For Immediate Release
November 17, 2003
Five eastern Illinois public schools step into spotlight
for making the grade
Charleston, Ill. The Illinois State Board of Education
(ISBE) today gave Spotlight School recognition
to five central and eastern Illinois public schools that
have achieved high academic performance in an environment
in which a majority of students come from low-income families.
State Superintendent of Education Robert E. Schiller
presented plaques to each of the Spotlight Schools
during a special reception at Eastern Illinois University
in Charleston. The five schools recognized are:
- East Richland Elementary, Olney
- Michael Baum Elementary, Decatur
- St. Marie Elementary, St. Marie, Jasper County
- Petty Elementary, Sumner, Lawrence County
- Willow Hill Elementary, Willow Hill, Jasper County
We are extremely pleased to be able to honor these
schools, said Robert E. Schiller, State Superintendent
of Education. Each of them shows that students at
any grade level and in a challenging economic environment
can be motivated to learn and, more importantly, to achieve.
The five schools are among Illinois schools where a majority
of students come from low-income families, and in which
60 percent or more of students passed rigorous state tests
in 2003. The schools are part of a total of 27 Spotlight
Schools identified statewide. In addition to meeting
specific student demographic criteria, the Spotlight
Schools have met the Adequate Yearly Progress
standards imposed by the federal No Child Left Behind
initiative and the states accountability system.
The accomplishments of these schools demonstrate
that high-poverty schools can bridge the well-documented
achievement gap between high-income and low-income
students, and between students of color and their white
and other peers, Schiller said.
The Spotlight Schools awards are a joint effort between
ISBE and Northern Illinois University, which has researched
high-poverty, high-performance schools.
There are not many Spotlight Schools, NIU
President John Peters said, but their significance
is monumental. Our research at NIU has identified 10 commonalities
among high-poverty, high-performing schools. Given the
importance of their accomplishments, these schools deserve
close attention from scholars and dedicated support from
all of us interested in raising student achievement.
Marilyn McConachie, director of the Spotlight Schools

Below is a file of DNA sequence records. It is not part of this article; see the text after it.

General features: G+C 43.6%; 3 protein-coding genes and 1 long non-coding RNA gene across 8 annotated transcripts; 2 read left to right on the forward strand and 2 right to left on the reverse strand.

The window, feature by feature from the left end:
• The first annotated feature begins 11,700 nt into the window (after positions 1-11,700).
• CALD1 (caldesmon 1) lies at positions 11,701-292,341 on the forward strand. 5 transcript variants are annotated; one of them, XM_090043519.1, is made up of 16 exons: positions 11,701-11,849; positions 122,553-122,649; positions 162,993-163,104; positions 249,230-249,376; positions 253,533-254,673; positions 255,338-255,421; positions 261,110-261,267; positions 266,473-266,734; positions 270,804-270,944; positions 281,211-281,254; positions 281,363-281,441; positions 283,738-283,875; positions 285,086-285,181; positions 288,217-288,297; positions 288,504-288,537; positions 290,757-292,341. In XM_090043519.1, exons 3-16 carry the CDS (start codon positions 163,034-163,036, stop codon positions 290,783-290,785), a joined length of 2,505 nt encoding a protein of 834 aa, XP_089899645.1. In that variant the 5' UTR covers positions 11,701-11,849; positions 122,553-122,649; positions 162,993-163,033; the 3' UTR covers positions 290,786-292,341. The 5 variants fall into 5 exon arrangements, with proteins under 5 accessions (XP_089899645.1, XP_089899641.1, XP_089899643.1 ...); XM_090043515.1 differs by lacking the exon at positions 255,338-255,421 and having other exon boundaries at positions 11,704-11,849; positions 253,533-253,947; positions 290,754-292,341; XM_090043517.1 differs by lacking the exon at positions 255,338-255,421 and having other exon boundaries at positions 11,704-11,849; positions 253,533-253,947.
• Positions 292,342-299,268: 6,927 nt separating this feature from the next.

Project for NIU Outreach, said recognition of the Spotlight
Schools should inspire other educators to believe that
they can truly make a difference in helping all children
reach high expectations.
The conventional wisdom is that low-income students
provide an excuse for low performance, McConachie
said. What we have here are schools that disprove
conventional wisdom. For them, demographics are not destiny.
Their students are extraordinarily more successful than
students at comparable schools. What theyre doing
is special, and they deserve to be praised.
The extraordinary accomplishments of the Spotlight Schools
are thrown into relief by NIU statistics that, unfortunately,
paint a bleak picture.
Nearly 38 per cent of the 2.1 million children in Illinois
come from low-income families. Percentages of achievement
drawn from low-income schools can dwell in the bottom
quarter. At one high-poverty high school, only 17 per
cent of students met reading standards while the percentages
of student meeting math, writing and science standards
were 7 percent, 4 percent and 3 percent respectively.
Meanwhile, numbers at schools with more affluent students
often are quite opposite.
While just 40 percent of Illinois third-graders from
low-income families meet state standards, 75 percent of
their peers do. Merely 20 per cent of low-income high
school juniors meet math standards, a number that more
than triples to 65 per cent in schools with more affluent
The 27 Spotlight Schools have beaten the odds, however,
proving the gap can be closed. Four criteria were used
to determine the Spotlight School designation:
- At least 50 percent low-income students in 2002 and
- At least 50 percent of students meet or exceed state
standards in reading and math in 2002.
- At least 60 percent of students meet or exceed state
standards in reading and math in 2003.
- Adequate yearly progress, as prescribed
by No Child Left Behind, was made in 2003. This includes
a 95 percent participation rate in state assessments
for all students and for each subgroup, at least 40
percent of students meeting and exceeding standards
in both reading and mathematics, and an attendance rate
of at least 88 percent for elementary and middle schools
and 65 percent for high schools.
The common characteristics of high-poverty, high-performing
schools, according to NIUs Center for Governmental
- Strong leaders who advocate high expectations for
- Emphasis on early literacy and intervention for struggling
- Exceptional teachers.
- More academic learning time.
- Extensive parental involvement.
- Regular use of data to drive instructional decisions.
- An internal capacity for accountability.
- High quality, school-based professional development.
- Ready access to early childhood education programs.
- Attention to health and safety needs of students.